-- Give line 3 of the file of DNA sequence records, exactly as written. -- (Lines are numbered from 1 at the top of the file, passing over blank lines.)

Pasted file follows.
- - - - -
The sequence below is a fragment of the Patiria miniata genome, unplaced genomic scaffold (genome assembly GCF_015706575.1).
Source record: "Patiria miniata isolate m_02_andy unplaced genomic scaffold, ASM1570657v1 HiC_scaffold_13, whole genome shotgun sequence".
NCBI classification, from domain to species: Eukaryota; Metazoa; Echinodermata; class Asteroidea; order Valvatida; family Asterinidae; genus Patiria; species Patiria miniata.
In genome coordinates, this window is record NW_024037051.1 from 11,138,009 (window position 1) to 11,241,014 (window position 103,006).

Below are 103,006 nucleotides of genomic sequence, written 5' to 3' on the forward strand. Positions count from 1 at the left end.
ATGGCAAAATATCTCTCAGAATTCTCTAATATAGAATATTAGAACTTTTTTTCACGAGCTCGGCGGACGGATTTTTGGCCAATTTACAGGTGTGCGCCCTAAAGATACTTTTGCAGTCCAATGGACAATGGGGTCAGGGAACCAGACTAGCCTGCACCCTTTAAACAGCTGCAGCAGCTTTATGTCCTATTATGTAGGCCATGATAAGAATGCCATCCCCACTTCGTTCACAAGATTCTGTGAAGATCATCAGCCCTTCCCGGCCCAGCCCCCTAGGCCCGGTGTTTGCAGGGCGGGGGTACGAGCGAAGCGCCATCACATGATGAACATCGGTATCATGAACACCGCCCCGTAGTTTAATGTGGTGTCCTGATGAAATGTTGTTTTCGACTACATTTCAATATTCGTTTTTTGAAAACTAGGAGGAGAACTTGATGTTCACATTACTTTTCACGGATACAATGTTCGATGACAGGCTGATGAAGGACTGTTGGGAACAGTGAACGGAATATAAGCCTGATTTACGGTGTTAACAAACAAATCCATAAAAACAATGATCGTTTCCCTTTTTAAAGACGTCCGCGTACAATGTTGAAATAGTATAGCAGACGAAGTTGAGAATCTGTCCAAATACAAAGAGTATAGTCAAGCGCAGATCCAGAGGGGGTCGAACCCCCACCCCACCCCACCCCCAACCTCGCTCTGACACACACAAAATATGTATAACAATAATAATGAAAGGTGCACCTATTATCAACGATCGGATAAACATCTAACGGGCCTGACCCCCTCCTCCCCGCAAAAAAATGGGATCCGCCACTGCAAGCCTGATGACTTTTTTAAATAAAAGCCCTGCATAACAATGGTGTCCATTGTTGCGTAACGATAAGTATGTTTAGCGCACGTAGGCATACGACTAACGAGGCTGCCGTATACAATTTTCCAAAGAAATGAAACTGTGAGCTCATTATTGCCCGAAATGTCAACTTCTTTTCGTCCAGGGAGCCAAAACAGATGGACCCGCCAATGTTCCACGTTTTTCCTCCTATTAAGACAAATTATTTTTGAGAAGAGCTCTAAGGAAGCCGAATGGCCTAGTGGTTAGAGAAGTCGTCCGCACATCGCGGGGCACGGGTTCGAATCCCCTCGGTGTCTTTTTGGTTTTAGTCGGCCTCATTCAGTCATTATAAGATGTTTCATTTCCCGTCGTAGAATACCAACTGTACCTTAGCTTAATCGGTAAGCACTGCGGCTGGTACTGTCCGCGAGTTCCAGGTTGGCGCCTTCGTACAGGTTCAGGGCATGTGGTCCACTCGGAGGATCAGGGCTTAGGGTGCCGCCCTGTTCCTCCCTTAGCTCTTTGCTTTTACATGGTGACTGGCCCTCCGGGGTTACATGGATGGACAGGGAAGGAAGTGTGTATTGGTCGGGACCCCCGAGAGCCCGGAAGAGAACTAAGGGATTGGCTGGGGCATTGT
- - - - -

NCBI classification, from domain to species: Eukaryota; Metazoa; Echinodermata; class Asteroidea; order Valvatida; family Asterinidae; genus Patiria; species Patiria miniata.